And so you look back at my career in baseball or Craig your career in broadcasting, when you say, what are you most proud of? And there's really not one thing, it's a litany of things that you're proud of, but you realize too that it was hard work on your part, but there were so many people along the way that play such an important part in what you are today that it's hard to say what you're most proud of. Like coach Ploof in my life and career. And I know you've got mentors in broadcasting that brought you along. And so I'm sorry, I'm kind of filibustering here. There's just a number of things that you're proud of. And I'm proud, I don't like the term proud. I'm grateful for, I shouldn't say. There's so many things I'm grateful for that have allowed me to get back and coach Post 22 baseball.

By the way, the one home run with the Twins, was it in the Metrodome?

No, it was in California. Off of future hall of famer, Duke Snider. He hung a slider and I had managed to get... I ran into it and hit it out and it's really nice to have a home run, but it's also kind of a joke. Well, Kelvin, how many home runs you hit? One. So it's kind of hard [crosstalk 00:29:51]-

But you only had like 16 at bats or 18, right?

Yeah, I know. People don't realize that. You played the big leagues, you must get some home runs and all that stuff. And I said, well, I change the subject as quick as I can, let me put it that way.

Well, you left it for Hrbek, and Gaetti, and Puckett because they hit 30 a piece.

I let them hit the home runs. I just sat on the bench and congratulated them when they came in.

Lastly, what excites you about baseball today?

It's an everyday thing. It's a grind. You've got to be mentally tough because you play every day and you hurt every day and you still got to get out there and get it done. There's so much negative in baseball. I mean, if you fail 7 out of 10 times at the plate, you'll end up in the hall of fame. And so I think the mental toughness that's required to play the game is what appeals to me. And another thing is the quirkiness of baseball players.

You see baseball players are quirky more so than basketball players or football players, because there's so much downtime in baseball. You get to the ballpark, you take BP, then you got an hour and a half to gain, the between innings, the travel, the rain delays, baseball players are really funny guys. And we've learned to amuse ourselves, so that appeals to me as well as just the, the personality of baseball players, as opposed to other professional athletes is baseball players are funnier.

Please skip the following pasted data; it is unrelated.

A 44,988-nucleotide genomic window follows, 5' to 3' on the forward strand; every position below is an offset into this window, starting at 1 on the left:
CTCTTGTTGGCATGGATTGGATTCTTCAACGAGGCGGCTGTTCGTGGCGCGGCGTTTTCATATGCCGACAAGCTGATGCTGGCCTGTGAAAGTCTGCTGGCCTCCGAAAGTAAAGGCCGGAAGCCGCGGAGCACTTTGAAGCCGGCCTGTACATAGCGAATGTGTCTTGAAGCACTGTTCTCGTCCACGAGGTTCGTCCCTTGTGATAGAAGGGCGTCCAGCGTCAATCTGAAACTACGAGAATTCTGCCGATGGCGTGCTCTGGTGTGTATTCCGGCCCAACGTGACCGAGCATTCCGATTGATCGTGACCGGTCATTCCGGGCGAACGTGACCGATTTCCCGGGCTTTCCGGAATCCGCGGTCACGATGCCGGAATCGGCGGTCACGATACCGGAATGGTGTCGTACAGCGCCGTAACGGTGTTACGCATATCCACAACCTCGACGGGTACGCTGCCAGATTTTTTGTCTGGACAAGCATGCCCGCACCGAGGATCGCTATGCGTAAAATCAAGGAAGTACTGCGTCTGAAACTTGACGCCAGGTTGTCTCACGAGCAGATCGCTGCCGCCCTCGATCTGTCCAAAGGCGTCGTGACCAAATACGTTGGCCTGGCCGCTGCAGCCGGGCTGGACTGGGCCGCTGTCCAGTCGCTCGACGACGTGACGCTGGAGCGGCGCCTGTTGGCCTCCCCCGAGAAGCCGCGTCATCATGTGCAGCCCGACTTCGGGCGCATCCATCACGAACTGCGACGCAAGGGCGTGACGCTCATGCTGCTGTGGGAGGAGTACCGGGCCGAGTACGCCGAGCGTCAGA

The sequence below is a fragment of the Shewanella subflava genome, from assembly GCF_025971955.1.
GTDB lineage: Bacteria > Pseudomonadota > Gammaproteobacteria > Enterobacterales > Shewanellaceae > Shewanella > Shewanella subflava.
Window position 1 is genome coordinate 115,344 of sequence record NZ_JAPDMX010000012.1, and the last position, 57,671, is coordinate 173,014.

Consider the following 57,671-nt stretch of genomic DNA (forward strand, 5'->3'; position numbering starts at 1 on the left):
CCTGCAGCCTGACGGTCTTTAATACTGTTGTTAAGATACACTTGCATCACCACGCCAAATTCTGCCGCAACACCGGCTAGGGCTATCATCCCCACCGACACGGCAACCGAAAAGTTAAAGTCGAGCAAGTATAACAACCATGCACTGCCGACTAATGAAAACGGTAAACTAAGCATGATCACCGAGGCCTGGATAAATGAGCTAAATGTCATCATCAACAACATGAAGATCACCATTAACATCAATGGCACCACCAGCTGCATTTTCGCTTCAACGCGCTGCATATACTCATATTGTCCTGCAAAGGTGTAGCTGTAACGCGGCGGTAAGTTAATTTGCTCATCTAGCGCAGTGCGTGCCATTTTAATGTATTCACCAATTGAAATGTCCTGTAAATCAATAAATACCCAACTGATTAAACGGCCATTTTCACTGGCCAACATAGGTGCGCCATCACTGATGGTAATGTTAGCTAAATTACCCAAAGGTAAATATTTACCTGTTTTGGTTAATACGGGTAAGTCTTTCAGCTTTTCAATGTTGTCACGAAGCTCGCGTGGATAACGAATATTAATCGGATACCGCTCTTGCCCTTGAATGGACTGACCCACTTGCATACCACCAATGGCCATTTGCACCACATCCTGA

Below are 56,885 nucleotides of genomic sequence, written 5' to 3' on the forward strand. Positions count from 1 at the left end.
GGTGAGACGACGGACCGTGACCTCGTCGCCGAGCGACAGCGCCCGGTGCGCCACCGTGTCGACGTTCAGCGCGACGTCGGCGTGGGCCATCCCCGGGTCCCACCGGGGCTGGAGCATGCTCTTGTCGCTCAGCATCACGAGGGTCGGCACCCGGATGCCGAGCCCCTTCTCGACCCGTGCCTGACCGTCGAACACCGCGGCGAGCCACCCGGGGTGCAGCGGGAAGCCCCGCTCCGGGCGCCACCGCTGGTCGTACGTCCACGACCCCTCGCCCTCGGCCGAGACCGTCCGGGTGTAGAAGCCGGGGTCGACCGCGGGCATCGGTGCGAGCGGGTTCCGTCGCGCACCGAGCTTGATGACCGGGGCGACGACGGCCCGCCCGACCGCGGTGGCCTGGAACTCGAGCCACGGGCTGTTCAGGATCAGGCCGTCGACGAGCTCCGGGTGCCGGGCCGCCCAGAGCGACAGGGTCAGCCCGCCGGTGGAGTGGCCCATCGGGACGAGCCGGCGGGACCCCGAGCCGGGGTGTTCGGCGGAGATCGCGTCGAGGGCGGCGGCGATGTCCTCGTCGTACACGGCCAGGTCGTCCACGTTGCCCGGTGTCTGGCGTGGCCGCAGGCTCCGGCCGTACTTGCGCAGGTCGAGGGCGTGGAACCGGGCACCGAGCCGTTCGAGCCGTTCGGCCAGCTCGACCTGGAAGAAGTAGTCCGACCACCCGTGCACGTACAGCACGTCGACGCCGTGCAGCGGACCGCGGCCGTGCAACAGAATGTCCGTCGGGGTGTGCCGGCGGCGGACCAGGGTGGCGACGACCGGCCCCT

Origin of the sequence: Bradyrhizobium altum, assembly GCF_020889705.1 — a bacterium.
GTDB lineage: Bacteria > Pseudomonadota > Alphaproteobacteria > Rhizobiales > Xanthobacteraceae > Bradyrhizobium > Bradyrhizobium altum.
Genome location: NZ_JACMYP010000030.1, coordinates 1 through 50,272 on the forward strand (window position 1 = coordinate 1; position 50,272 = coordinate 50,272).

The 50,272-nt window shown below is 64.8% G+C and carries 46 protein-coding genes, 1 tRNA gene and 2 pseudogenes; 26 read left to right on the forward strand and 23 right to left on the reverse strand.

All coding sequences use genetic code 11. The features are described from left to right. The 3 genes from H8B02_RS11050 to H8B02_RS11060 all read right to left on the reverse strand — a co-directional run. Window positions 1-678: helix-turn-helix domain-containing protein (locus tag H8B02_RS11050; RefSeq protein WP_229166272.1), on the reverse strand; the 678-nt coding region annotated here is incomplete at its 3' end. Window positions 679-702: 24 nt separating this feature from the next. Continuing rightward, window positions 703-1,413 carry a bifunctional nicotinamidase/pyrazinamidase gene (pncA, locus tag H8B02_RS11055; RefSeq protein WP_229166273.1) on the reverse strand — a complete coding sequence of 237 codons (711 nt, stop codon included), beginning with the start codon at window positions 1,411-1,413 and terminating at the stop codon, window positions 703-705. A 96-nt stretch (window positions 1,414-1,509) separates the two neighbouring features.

And so I know that's probably not the answer that you expected, but the one was a serious answer, the grind and that the other one is a sense of humor that we all have that if you don't have a sense of humor in this game, it will kill you because one, if you're not laughing at yourself, everybody else is laughing at you, so you might as well laugh at them. But you also have to laugh at yourself because there's so much negativity in the game in regards to failure that you'd better be able to laugh at yourself and not take yourself too serious or the game will eat you up.

You're loving coaching Post 22, I can tell. I can tell by your voice, Kelvin, you love coaching Post 22.

Kelvin Torve:   I do. Like I said, it's something that when we bring our family back and when we lived in North Carolina and I said, man, it'd be fun to coach here, never dawned on me. It never even crossed my mind I'd have the opportunity to let alone be the head coach and I'm loving it and I'm going to do it as long as I feel that I'm doing a good job. And as long as the board thinks I'm doing a good job, I'm just going to keep doing it because I'm one blessed human to be able to do this for a living

If you like what you're hearing, please give us a five star review on iTunes or wherever you get your podcasts. It helps us gain new listeners. This has been In Play with me, Craig Mattick. This is a production of South Dakota Public Broadcasting.



Nate Wek is currently the sports content producer and sports and rec beat reporter for South Dakota Public Broadcasting. He is a graduate of South Dakota State University with a Bachelor of Science degree in Journalism Broadcasting and a minor in Leadership. From 2010-2013 Nate was the Director of Gameday Media for the Sioux Falls Storm (Indoor Football League) football team. He also spent 2012 and 2013 as the News and Sports Director of KSDJ Radio in Brookings, SD. Nate, his wife Sarah, and two kids Braxan and Jordy, live in Canton, SD.